A court has acquitted nine men who were sentenced to five years in prison for attending a house church in Iran in what is being described as a ‘landmark decision’ for Christians in the nation.
Abdolreza (Matthias) Haghnejad, Khalil Daeghanpour, Hossein Kadivar, Kamal Naamanian, Mohammad Vafadar, Mohammad (Sharooz) Eslamdoust, Babak Hosseinzadeh, Mehdi Khatibi and Behnam Akhlaghi were imprisioned in 2019 for “acting against national security” and “promoting Zionist Christianity”.
But in early November 2021 the Supreme Court ordered a review of their case arguing that going to church does not mean Christians are “enemies of the state” and on Monday ordered the nine men to be released from prison.
The appeal court judges, Seyed Ali Asghar Kamali and Akbar Johari, found there was “insufficient evidence” the group had acted against national security as they had only “worshipped in the house-church in accordance with the teachings of Christianity” and argued that Christians are taught to live in “obedience, submission and support of the authorities”.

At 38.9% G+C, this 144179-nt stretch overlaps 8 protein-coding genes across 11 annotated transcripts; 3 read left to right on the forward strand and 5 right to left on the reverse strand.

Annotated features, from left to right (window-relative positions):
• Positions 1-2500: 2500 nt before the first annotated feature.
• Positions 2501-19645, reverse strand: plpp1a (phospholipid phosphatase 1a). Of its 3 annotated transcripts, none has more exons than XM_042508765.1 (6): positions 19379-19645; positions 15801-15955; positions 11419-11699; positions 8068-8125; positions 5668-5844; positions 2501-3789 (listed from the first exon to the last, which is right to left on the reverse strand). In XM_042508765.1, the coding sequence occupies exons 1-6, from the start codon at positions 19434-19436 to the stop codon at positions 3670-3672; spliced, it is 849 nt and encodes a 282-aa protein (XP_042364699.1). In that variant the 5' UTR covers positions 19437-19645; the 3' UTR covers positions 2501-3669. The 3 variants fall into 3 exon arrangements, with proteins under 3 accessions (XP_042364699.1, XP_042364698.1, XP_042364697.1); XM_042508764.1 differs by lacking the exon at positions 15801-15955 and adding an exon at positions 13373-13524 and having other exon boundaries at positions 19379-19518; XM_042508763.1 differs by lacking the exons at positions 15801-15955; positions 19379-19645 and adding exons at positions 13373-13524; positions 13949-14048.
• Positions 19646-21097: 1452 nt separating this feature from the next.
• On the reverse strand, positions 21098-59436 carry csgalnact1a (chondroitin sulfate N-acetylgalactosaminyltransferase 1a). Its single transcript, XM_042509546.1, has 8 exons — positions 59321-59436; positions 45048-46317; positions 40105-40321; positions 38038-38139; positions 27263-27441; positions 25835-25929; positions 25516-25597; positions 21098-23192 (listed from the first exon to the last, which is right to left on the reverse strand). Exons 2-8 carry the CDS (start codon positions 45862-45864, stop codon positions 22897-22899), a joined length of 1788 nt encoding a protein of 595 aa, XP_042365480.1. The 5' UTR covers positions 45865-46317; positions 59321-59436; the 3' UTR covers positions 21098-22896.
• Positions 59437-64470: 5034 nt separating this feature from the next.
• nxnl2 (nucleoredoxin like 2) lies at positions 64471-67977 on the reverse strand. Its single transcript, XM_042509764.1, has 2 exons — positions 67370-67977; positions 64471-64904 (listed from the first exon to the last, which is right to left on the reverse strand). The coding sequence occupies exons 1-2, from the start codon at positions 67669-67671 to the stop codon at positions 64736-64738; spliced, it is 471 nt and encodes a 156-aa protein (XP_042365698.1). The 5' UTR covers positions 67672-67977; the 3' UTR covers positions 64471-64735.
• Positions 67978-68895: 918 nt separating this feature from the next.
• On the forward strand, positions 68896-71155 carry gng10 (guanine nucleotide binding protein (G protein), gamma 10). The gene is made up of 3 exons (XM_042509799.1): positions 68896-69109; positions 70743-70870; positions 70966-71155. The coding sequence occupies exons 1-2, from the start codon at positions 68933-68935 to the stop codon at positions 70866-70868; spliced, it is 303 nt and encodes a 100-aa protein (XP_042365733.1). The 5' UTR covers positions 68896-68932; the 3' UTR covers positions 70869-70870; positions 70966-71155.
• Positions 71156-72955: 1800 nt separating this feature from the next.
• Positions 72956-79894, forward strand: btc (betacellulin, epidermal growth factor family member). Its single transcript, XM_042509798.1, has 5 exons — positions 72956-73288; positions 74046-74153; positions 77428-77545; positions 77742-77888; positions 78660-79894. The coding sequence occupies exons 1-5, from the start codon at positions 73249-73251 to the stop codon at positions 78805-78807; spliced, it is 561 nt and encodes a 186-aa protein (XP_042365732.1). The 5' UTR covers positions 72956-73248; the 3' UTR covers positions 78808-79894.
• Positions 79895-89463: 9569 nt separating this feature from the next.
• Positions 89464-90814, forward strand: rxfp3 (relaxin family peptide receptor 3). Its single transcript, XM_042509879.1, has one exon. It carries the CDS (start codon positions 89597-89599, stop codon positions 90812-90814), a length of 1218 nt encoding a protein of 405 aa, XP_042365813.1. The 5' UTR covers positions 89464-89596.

Although Iran recognises Christianity as a faith, many believers there face persecution and imprisonment for evangelising or worshipping together.
Open Doors, Release International and Article 18 have been supporting the group’s case. Earlier this year, the group called on the UN to help Persian speakers in Iran to have the right for a place of worship.
Welcoming the news of the acquittal of the charges, Article18’s advocacy director, Mansour Borji, commented: “This ruling is unlike any other of its type that I have seen, as the judges have gone to considerable length to explain their verdict, listing nine different reasons based on the constitution, judicial principles, legal provisions and Islamic tradition.
“These judges have now found that the initial ruling that caused some of these Christians to spend over two and a half years of their lives in prison was legally unjustifiable. Meanwhile, at least a dozen others, including one of the nine involved in this case, are still in prison or enforced internal exile following their own convictions on similar charges.”